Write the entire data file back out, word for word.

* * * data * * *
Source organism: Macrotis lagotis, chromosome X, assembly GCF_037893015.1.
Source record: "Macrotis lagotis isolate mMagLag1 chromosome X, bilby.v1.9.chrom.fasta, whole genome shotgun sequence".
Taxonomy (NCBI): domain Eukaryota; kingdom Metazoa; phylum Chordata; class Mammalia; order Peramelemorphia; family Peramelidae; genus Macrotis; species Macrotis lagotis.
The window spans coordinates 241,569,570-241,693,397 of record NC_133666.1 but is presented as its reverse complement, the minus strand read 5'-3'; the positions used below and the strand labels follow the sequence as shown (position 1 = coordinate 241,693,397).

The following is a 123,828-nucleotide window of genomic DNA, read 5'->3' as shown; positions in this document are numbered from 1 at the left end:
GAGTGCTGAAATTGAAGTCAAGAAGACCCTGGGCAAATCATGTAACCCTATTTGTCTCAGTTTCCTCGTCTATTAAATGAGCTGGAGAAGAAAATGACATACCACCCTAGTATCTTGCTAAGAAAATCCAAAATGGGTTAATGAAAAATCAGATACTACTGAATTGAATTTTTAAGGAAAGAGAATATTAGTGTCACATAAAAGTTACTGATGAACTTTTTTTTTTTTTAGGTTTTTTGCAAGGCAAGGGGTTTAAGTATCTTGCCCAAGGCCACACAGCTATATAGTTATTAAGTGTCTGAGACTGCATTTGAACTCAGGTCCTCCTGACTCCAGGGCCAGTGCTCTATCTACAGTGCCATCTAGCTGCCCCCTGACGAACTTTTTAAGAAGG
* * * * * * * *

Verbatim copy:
Source organism: Macrotis lagotis, chromosome X, assembly GCF_037893015.1.
Source record: "Macrotis lagotis isolate mMagLag1 chromosome X, bilby.v1.9.chrom.fasta, whole genome shotgun sequence".
Taxonomy (NCBI): domain Eukaryota; kingdom Metazoa; phylum Chordata; class Mammalia; order Peramelemorphia; family Peramelidae; genus Macrotis; species Macrotis lagotis.
The window spans coordinates 241,569,570-241,693,397 of record NC_133666.1 but is presented as its reverse complement, the minus strand read 5'-3'; the positions used below and the strand labels follow the sequence as shown (position 1 = coordinate 241,693,397).

The following is a 123,828-nucleotide window of genomic DNA, read 5'->3' as shown; positions in this document are numbered from 1 at the left end:
GAGTGCTGAAATTGAAGTCAAGAAGACCCTGGGCAAATCATGTAACCCTATTTGTCTCAGTTTCCTCGTCTATTAAATGAGCTGGAGAAGAAAATGACATACCACCCTAGTATCTTGCTAAGAAAATCCAAAATGGGTTAATGAAAAATCAGATACTACTGAATTGAATTTTTAAGGAAAGAGAATATTAGTGTCACATAAAAGTTACTGATGAACTTTTTTTTTTTTTAGGTTTTTTGCAAGGCAAGGGGTTTAAGTATCTTGCCCAAGGCCACACAGCTATATAGTTATTAAGTGTCTGAGACTGCATTTGAACTCAGGTCCTCCTGACTCCAGGGCCAGTGCTCTATCTACAGTGCCATCTAGCTGCCCCCTGACGAACTTTTTAAGAAGG